On Wednesday NASA made worldwide headlines when it  announced it has confirmed a discovery of a solar system, TRAPPIST-1, with seven Earth-sized planets orbiting around a single star. Three of these planets are located in what NASA calls the “habitable zone,” meaning the area around the parent star where a rocky planet is most likely to have water.  The system is called TRAPPIST-1, named for The Transiting Planets and Planetesimals Small Telescope (TRAPPIST) in Chile. In May 2016, researchers using TRAPPIST announced they had discovered three planets in the system. Assisted by several ground-based telescopes, including the European Southern Observatory’s Very Large Telescope, Spitzer confirmed the existence of two of these planets and discovered five additional ones, increasing the number of known planets in the system to seven.

While NASA has identified Earth-like planets before, this discovery sets a new record for the largest number of habitable-zone planets found around a single star outside our solar system. The space agency said all seven planets in TRAPPIST-1 could have liquid water under the right atmospheric conditions, but the three in the habitable zone are most promising.

“This discovery could be a significant piece in the puzzle of finding habitable environments, places that are conducive to life,” Thomas Zurbuchen, associate administrator of NASA’s Science Mission Directorate in Washington, said in a statement. “Answering the question ‘are we alone’ is a top science priority and finding so many planets like these for the first time in the habitable zone is a remarkable step forward toward that goal.”

The system of planets is 40 light-years away from Earth, or about 325 trillion miles, which is “relatively close” in the grand scheme of things, NASA said. Since they’re located outside our solar system, they’re technically exoplanets.

NASA said all the TRAPPIST-1 planets are likely rocky, but further observations are needed to determine whether they have any liquid water on their surfaces. The system’s star is much smaller than Earth’s sun, meaning liquid water could possibly survive on planets orbiting very close to it. All seven of the TRAPPIST-1 planets are closer to their star than Mercury is to our sun.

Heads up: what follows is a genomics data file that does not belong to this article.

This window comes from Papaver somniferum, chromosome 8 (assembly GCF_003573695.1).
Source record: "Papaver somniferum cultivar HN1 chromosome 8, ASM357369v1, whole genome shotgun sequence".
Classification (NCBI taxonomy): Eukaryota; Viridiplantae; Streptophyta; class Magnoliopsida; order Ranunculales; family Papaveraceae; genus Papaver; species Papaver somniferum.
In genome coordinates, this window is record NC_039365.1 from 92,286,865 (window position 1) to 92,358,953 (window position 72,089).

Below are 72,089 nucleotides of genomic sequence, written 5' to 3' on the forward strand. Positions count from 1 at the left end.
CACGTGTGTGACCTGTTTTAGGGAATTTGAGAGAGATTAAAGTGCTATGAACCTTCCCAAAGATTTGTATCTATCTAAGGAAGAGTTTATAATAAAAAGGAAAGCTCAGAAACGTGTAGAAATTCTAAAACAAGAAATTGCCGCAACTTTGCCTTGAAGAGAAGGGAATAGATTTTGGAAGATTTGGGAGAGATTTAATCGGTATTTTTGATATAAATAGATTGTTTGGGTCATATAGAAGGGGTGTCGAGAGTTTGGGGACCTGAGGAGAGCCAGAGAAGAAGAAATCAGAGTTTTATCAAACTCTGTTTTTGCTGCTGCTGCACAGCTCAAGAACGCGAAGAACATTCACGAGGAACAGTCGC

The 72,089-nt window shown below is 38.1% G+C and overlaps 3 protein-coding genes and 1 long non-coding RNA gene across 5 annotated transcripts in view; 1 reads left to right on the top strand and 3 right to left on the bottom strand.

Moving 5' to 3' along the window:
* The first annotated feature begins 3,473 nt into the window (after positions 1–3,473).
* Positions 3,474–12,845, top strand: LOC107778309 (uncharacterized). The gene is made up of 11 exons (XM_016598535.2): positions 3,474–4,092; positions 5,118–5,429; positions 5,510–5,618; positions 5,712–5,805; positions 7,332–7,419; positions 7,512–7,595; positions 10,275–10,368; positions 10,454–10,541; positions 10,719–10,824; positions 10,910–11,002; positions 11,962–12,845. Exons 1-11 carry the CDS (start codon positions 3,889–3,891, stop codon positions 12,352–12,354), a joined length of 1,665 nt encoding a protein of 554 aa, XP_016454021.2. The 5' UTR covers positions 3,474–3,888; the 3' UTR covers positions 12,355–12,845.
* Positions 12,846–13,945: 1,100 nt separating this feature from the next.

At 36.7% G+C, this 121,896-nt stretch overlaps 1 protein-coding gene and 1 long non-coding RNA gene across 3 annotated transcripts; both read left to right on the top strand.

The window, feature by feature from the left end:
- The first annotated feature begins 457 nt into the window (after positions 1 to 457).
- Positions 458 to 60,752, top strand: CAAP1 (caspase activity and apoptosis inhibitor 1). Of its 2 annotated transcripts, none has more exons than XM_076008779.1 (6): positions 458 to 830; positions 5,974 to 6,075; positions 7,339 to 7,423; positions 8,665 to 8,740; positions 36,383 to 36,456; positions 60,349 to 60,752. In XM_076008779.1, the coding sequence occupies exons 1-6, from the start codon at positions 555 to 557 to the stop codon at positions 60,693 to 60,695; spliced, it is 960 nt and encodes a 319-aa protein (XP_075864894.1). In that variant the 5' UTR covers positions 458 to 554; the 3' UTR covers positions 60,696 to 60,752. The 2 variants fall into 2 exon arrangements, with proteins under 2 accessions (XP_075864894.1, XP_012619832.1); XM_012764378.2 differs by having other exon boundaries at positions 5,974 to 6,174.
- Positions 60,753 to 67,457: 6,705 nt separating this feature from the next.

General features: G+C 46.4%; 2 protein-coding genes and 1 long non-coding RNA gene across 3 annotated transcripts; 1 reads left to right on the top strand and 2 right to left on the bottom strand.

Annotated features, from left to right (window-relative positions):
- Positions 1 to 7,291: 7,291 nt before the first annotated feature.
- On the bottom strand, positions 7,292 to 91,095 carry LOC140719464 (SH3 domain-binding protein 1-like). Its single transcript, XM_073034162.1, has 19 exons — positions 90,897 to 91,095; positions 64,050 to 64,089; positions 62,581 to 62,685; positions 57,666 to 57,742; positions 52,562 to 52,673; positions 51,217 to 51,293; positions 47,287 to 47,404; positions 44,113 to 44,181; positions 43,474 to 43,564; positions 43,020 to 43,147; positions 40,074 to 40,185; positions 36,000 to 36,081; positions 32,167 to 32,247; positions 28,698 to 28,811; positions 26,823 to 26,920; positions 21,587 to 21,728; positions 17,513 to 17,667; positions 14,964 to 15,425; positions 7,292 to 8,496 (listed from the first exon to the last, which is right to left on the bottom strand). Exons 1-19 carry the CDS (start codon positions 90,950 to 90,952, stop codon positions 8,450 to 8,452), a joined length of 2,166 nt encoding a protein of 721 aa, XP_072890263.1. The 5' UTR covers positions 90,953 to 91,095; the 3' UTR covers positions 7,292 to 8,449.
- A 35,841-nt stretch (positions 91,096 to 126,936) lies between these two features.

“The planets also are very close to each other,” NASA said. “If a person was standing on one of the planet’s surface, they could gaze up and potentially see geological features or clouds of neighboring worlds, which would sometimes appear larger than the moon in Earth’s sky.”

The planets may also be “tidally locked” to their star, the agency added, meaning the same side of the planet is always facing the star. That side would be perpetually day, while the side facing away from the star would be night all the time. “This could mean they have weather patterns totally unlike those on Earth, such as strong winds blowing from the day side to the night side, and extreme temperature changes,” NASA said.


President Trump Rescinds Rules on Bathrooms for Transgender Students!

Dear Commons Community,

President Trump on Wednesday rescinded protections for transgender students that had allowed them to use bathrooms corresponding with their gender identity, overruling his own education secretary and placing his administration firmly in the middle of a culture war.  As reported by Reuters and the New York Times: